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Mixing in Stereo: 4 Tips for Wider Sounding Tracks

Mixing in Stereo: 4 Tips for Wider Sounding Tracks

Modern mixes need to sound wide and immersive in stereo.

But getting a strong sense of width and depth into your tracks isn’t always easy.

In fact, if you’re new to producing music you might not know where to start when it comes to mixing in stereo.

In this article I’ll break down 6 helpful tips for better stereo sound.

Let’s get started.

Our powerful, AI-driven mastering engine listens to your song and delivers pristine, studio-quality music that’s ready for release. Master a track.

1. Pan some tracks wide

Panning is how you choose the position of a sound in the virtual space created by your left and right speakers.

Panning your sounds wide might sound obvious, but it’s a foundational technique for immersive mixes.

Many beginner and intermediate producers are hesitant to pan sounds out to the extremes.

But any wide sounding track is composed of a mix of positions, including the far left and right of the stereo field.

Preview of youtube video

Experiment with more aggressive panning If you find yourself clustering too many tracks in the center area of your mix.

Panning is how you choose the position of a sound in the virtual space created by your left and right speakers.

If you need a refresher on how panning works, head over to our guide to brush up.

Hot tip: One method you can try to avoid this problem is called the LCR technique. It’s a simplified approach to panning where you only pan sources hard left and right or directly center. Check out this guide to LCR mixing for a breakdown of the technique.

2. Don’t use too many stereo tracks

It might seem at first like more stereo sounds means a wider mix. But unless there’s a reason for the material to be in stereo it usually isn’t a good idea.

Stereo sounds get their sense of dimension from the difference between the left and right channels of the audio.

Stereo sounds get their sense of dimension from the difference between the left and right channels of the audio.

This works great for sounds with natural stereo spread like piano, drum overheads or modulating synth pads.

But it’s not always better for every track in your session to have stereo information.

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For example, stereo bass sounds are especially problematic for mono compatibility.

The term refers to how well your mix holds up when it’s summed down to a signal channel.

It may seem antiquated to care about mono playback systems, but in reality they’re everywhere.

Phones, Bluetooth speakers and most other portable audio devices don’t have enough physical distance between speakers to produce a wide stereo image. That means your mix becomes narrower and closer to summed mono.

With certain techniques for creating stereo width you can create an image that cancels out when summed together.

It’s crucial for your bass sounds to remain strong and powerful to give your song foundation—even in mono.

The best way to avoid this effect is to use mono tracks for bass and stay away from any plugin types that artificial add stereo information to the signal.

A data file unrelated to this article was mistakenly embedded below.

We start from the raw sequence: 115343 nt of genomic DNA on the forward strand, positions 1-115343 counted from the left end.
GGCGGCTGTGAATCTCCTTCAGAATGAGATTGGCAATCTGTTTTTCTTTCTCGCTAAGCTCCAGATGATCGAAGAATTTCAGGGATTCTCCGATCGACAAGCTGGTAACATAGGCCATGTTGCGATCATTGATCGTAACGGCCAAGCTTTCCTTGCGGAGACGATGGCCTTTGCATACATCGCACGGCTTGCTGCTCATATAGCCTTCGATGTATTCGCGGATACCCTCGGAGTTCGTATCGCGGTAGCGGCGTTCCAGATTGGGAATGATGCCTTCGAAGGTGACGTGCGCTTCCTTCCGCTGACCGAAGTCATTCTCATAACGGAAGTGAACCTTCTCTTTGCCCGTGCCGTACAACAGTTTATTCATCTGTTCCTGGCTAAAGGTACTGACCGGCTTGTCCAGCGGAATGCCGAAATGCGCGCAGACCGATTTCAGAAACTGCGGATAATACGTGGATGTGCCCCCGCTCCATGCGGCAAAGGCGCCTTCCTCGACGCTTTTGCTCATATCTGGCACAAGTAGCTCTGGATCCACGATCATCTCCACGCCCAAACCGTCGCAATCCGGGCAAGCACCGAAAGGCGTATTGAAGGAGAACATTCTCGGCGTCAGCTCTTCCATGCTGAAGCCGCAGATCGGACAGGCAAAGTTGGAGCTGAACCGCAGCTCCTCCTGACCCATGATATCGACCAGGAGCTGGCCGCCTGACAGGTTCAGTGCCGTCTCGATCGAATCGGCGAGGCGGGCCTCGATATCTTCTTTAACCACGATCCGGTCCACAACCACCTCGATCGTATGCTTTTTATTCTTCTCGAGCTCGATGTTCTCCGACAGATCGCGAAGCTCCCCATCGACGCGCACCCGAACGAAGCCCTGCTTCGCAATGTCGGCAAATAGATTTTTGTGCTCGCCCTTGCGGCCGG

The same goes for other sound sources that need to collapse well to mono.

Hot tip: LANDR Mastering uses intelligent stereo processing to create masters with enhanced stereo width and improved center focus. Listen to a free preview to hear how LANDR can enrich the depth and spread of your mix.

Preview your mastered track for free

 

3. Use stereo send effects

With that caveat out of the way, you should still use some stereo processing to help create width and space in your mix.

Our powerful, AI-driven mastering engine listens to your song and delivers pristine, studio-quality music that’s ready for release. Master a track.

If you captured your tracks in mono, ambience effects delay and reverb are a perfect way to add depth and dimension in stereo.

You won’t have to worry too much about compatibility issues affecting the dry signal if you blend them in parallel on a bus.

Instead, stereo reverbs will create overlapping reflections that can fill in space from left to right. Stereo delays will add subtle movement and modulation between channels.

You can even pan the dry signal differently from the stereo aux return to craft complex spaces.

Preview of youtube video


Experiment with modulation and width parameters on your send effects to adjust the spread of stereo information.

4. Free up space in the center

Great mixes are all about contrast and presentation.

It might sound counterintuitive, but one way to get a greater sensation of width is to keep the center of your mix clear and defined.

By letting the most important elements of the mix dominate the middle, you can create more contrast with the widest elements on the sides.

By letting the most important elements of the mix dominate the middle, you can create more contrast with the widest elements on the sides.

I typically keep my kick, snare, lead vocal and bass dead center in the mix for the most direct sound.

Beyond that I try to be more critical about what needs to be panned center. If you pan the rest of your elements liberally, you might not need to add much more in the middle.

Stereo system

Unless you’re creating a multichannel mix, you’ll probably bounce all your tracks in a good old-fashioned stereo.

That’s why it’s so important to understand how to get a wide sound.

Luckily, mixing in stereo is straightforward if you understand what makes stereo panning work.

If you’ve made it through this article you’ll have some great tips to help you get started.

Michael Hahn

Michael Hahn is an engineer and producer at Autoland and member of the swirling indie rock trio Slight.

@Michael Hahn

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